NASA Will Use A Texas Tech Professor’s Probe In Its Artemis Lunar Program 

The U.S. space agency plans to send astronauts to the moon in 2024 with Seiichi Nagihara’s technology, which measures heat under the moon’s surface. 

By Rhonda Fanning & Kristen CabreraJuly 8, 2019 12:46 pm

Fifty years since U.S. astronauts first set foot on the moon, a mission to return there again, in the next five years, is becoming more likely. That’s, in part, thanks to Texas Tech University geophysicist Seiichi Nagihara who is one of 12 researchers NASA selected for its Artemis lunar program. 

Nagihara says the program will develop instruments NASA will use in its future missions. He earned the spot after he and his team developed a probe that measures heat from the moon’s interior. 

“We already have a prototype that has already gone past the proof-of-concept stage,” Nagihara says. “All the 12 instruments NASA selected have more or less proven its concept, so that’s why it doesn’t require a lot more effort to actually get it ready for an actual space mission.”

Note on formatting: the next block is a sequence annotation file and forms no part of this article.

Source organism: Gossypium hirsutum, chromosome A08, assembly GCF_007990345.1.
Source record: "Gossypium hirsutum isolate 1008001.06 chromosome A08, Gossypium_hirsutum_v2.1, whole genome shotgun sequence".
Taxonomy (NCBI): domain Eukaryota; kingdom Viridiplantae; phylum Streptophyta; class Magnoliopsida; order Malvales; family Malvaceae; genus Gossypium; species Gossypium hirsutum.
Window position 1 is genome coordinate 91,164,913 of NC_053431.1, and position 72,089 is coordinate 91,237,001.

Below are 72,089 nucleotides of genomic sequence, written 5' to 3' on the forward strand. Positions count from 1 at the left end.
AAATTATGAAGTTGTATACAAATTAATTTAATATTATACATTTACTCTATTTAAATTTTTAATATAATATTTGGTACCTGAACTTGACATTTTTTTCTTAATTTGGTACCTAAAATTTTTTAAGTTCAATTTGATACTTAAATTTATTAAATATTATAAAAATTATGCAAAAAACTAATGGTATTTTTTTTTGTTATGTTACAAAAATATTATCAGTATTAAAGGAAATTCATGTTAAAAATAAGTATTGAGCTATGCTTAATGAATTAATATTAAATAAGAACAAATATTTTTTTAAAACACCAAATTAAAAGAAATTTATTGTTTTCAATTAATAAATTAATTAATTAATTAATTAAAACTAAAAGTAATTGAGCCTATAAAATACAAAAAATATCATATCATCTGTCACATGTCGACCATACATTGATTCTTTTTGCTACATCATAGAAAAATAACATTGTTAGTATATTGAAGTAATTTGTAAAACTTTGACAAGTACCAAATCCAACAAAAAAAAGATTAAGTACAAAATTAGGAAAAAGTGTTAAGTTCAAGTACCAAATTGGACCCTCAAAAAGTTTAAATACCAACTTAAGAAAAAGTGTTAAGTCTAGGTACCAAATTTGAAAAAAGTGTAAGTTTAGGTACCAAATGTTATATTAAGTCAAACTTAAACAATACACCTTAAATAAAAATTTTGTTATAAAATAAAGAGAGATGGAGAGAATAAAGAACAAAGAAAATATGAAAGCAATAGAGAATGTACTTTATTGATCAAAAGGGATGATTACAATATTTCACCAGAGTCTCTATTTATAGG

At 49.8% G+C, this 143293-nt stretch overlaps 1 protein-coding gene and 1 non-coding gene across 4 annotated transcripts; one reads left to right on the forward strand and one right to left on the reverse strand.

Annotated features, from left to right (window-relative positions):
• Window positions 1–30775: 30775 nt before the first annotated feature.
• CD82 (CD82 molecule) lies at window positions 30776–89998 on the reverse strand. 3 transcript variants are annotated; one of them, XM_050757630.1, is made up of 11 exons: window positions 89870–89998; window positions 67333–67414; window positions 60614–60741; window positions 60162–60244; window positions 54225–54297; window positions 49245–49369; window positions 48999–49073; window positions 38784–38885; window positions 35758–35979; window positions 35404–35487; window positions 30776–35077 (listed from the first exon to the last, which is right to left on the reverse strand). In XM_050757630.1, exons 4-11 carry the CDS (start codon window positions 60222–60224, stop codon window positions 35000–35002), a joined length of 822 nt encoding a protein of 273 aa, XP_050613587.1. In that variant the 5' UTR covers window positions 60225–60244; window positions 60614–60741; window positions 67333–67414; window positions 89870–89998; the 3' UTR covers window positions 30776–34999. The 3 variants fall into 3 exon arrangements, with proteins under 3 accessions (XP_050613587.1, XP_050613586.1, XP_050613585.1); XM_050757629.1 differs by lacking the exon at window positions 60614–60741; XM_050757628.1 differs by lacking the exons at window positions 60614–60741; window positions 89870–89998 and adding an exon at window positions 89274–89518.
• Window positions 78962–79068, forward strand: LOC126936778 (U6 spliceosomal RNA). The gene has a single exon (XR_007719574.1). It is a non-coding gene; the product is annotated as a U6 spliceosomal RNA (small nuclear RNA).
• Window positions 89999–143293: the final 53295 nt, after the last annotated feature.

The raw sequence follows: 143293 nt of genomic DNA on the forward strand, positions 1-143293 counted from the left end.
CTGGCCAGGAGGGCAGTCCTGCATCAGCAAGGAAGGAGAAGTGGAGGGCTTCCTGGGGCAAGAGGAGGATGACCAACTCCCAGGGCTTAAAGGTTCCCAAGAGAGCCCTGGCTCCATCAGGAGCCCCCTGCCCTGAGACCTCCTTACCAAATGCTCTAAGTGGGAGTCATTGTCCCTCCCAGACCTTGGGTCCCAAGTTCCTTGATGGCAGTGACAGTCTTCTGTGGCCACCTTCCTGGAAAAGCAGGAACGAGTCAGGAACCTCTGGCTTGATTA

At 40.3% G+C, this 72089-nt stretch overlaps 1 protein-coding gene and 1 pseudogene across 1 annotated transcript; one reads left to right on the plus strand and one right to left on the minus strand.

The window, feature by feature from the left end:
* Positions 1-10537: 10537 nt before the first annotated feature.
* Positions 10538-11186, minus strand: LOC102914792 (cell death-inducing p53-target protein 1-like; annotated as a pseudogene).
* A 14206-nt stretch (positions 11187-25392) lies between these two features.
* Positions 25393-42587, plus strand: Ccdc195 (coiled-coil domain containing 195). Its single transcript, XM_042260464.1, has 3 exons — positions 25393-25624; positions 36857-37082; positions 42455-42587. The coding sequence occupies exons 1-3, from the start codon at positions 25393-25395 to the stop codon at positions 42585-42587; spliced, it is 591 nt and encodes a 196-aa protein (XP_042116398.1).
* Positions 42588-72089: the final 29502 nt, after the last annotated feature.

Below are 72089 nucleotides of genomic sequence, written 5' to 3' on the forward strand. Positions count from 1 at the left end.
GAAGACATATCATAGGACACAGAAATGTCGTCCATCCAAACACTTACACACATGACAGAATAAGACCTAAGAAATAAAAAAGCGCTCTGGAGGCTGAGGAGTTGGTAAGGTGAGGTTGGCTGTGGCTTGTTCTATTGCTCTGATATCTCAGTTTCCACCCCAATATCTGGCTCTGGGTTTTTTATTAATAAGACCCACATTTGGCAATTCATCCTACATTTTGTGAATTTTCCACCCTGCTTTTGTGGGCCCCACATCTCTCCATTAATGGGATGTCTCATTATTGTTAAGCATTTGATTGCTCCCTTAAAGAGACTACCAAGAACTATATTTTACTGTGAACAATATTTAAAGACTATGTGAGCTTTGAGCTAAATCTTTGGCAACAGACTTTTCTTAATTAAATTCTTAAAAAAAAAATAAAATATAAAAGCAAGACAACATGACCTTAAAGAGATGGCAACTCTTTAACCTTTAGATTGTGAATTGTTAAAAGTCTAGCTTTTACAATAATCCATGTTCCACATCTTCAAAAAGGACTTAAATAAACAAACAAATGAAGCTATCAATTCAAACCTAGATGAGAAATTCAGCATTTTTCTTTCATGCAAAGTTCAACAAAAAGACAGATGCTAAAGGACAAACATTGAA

Nagihara says the opportunity is special to him, and long-awaited. He recalls how, 50 years ago, his mother watch the TV, fixated as Neil Armstrong walked on the moon. 

“I’m finally making a full circle; maybe it’s my turn to send something, at least. I may not be able to go there by myself but at least I can send something I’ve designed,” Nagihara says.

What you’ll hear in this segment:

– What the mission is for the Artemis lunar program

– What Nagihara’s probe will tell us about the moon

– What inspired Nagihara to want to be part of the Artemis program


Written by Geronimo Perez.